Unity highlights AR and VR potential as IPO launches

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Unity is launching an IPO and, in doing so, has highlighted AR and VR, particularly in the enterprise market, to investors as key opportunities for the future, “as innovations in hardware and connectivity increase capability and drive adoption”

Quick read

➨ The US gaming and simulation company filed its IPO paperwork with the US Securities and Exchange Commission yesterday, ahead of a roadshow to attract investors over the coming weeks
➨ In total, Unity estimates its current addressable market to be worth $29 billion across gaming, entertainment, architecture, construction, engineering, automotive, transportation and manufacturing. It currently boasts two billion monthly active end users and 1.5 million creators
➨ The company highlighted AR and VR to investors as key opportunities for the future, “as innovations in hardware and connectivity increase capability and drive adoption”

The story

Unity Technologies has filed to float on the New York Stock Exchange and identified AR and VR applications as “large opportunities” for its business in the future.

The US gaming and simulation company filed its initial public offering (IPO) paperwork with the US Securities and Exchange Commission yesterday, ahead of a roadshow to attract investors over the coming weeks.

In total, Unity estimates its current addressable market to be worth $29 billion across gaming, entertainment, architecture, construction, engineering, automotive, transportation and manufacturing. It currently boasts two billion monthly active end users and 1.5 million creators.

Mortenson used Unity to simulate new building designs (and main image)

Unity believes that gaming could be worth $16 billion to the company by 2025. In 2019, that figure was approximately $12 billion across more than 15 million potential creators.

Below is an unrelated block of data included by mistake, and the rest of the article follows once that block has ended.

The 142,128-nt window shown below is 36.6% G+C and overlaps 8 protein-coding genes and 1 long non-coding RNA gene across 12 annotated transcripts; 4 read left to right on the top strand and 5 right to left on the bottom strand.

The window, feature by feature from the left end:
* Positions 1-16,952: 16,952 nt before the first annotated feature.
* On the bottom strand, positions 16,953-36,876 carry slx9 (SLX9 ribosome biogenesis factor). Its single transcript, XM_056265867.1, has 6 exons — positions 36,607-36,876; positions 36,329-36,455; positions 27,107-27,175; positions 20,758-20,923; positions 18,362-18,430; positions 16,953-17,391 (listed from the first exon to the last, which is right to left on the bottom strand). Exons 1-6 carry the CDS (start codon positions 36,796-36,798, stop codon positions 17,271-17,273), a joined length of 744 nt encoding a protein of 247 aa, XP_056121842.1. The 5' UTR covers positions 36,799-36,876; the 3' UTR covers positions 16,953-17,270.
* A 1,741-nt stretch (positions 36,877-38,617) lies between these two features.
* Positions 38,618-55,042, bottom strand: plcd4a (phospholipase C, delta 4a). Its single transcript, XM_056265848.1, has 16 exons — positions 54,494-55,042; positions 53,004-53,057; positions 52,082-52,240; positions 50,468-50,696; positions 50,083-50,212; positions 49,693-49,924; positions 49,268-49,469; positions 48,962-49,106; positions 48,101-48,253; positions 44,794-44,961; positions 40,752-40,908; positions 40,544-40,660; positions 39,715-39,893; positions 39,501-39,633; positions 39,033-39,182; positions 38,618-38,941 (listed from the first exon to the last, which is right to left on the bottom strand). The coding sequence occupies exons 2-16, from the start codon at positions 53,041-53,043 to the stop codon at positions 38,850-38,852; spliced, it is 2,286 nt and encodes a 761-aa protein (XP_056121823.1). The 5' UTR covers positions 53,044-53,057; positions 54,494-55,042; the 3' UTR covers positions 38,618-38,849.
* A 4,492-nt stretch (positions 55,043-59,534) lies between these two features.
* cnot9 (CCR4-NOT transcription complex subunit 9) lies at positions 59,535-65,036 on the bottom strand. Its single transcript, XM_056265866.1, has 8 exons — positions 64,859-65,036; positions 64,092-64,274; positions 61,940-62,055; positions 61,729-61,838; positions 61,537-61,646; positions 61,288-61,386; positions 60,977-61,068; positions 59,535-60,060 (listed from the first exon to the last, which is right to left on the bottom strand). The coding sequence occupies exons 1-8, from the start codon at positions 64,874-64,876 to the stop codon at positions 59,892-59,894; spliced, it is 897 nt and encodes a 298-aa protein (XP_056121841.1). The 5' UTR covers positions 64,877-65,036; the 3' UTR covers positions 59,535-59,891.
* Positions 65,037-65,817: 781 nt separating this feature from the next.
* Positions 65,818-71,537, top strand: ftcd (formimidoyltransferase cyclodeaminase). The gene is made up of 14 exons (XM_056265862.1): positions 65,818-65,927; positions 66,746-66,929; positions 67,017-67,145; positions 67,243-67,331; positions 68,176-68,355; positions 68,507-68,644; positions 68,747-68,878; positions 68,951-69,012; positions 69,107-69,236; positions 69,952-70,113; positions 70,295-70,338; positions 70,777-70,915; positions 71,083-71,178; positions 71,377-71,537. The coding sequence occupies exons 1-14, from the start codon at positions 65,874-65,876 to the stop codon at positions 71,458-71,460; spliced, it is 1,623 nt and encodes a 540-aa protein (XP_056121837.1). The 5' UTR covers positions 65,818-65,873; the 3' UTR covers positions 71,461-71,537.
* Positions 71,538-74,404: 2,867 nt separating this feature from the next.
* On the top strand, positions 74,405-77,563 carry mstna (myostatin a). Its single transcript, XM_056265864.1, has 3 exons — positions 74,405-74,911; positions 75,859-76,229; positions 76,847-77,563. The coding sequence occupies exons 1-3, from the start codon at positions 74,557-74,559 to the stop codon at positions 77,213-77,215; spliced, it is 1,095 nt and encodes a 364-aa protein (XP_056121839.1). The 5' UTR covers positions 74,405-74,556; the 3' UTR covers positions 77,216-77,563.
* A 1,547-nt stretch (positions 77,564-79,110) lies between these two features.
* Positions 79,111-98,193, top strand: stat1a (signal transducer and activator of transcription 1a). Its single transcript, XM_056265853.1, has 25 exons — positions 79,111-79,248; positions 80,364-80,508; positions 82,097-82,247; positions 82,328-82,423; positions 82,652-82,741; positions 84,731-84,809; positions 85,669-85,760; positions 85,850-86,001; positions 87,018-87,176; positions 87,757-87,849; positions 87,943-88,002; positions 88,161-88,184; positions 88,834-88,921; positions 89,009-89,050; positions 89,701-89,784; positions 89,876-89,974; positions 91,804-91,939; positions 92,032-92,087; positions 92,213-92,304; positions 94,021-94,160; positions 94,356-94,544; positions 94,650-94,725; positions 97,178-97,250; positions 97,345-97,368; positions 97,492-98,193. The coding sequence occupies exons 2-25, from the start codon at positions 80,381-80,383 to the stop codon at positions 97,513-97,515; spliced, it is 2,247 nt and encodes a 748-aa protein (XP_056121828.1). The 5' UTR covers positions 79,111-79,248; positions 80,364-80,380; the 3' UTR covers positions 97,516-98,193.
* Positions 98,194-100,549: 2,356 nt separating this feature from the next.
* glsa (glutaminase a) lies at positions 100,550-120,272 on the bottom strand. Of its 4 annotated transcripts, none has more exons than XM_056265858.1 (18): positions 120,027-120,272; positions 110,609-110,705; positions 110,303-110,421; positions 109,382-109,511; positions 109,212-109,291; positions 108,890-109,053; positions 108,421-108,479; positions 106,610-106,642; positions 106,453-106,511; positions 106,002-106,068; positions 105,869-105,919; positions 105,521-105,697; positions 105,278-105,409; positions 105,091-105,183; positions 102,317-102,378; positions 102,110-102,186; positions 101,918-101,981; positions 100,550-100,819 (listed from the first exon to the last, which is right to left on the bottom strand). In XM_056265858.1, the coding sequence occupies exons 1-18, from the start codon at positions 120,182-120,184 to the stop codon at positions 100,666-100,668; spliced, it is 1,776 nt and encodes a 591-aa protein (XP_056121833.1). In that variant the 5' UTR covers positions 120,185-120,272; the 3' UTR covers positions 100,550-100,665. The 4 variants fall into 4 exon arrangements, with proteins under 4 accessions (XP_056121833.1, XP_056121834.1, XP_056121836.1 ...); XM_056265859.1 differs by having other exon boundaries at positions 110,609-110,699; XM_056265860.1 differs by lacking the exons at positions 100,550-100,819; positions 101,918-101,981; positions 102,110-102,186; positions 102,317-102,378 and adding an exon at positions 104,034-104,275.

But beyond gaming, where its AR and VR capabilities are widely utilised, Unity estimates its potential market to be worth approximately $17 billion today, based on the number of software developers, architects and designers its computer-generated content creation solutions could potentially serve.

The company highlighted AR and VR to investors as key opportunities for the future, “as innovations in hardware and connectivity increase capability and drive adoption”.

Unity also revealed its financial performance to date. The gaming and simulation company reported year-on-year revenue growth, earning $252.8 million and $351.3 million for the six months ending 30 June 2019 and 2020, respectively.

But Unity also generated net losses of $67.1 million and $54.1 million in the same periods. In total, Unity has lost $569.3 million to date.

Those losses stem in part from significant investment in research and development, totalling more than $450 million over the last two fiscal years. Unity has also completed several small acquisitions identified as beneficial for their specific product expertise.

These include Applifier, deltaDNA, Finger Food, Multiplay, and Vivox, which brought greater functionality to Unity’s platform, added key innovation talent and furthered the company’s goal of becoming a one-stop-shop for content creation.

The acquisition of Finger Food in May bolstered Unity’s immersive technology capabilities for enterprise.

Finger Food uses AR and VR, as well as artificial intelligence and robotics, to build custom solutions for enterprise clients such as Lowe’s, Enbridge and Softbank Robotics.

At the time, Unity said Finger Food will enhance its real-time 3D game engine with design, development and deployment services such as interactive digital twins of real-world assets.

Its investment in research and development has yielded Unity MARS—or Mixed and Augmented Reality Studio—the new AR authoring studio that serves entertainment developers, but also those working in sales, marketing and training.

Unity’s closest rival, Epic Games, was recently valued at $17.3 billion. As its own most recent valuation was put at $6 billion, this IPO could be viewed as an attempt to move Unity up a level so that it can compete across consumer and enterprise markets, where Epic is also strong.

Whatever the motivation, Unity’s emphasis on AR and VR as future opportunities for its business, and as such, reasons for investors to come onboard once it goes public, send a strong signal that immersive technology will become a lucrative fixture for the gaming and simulation company.

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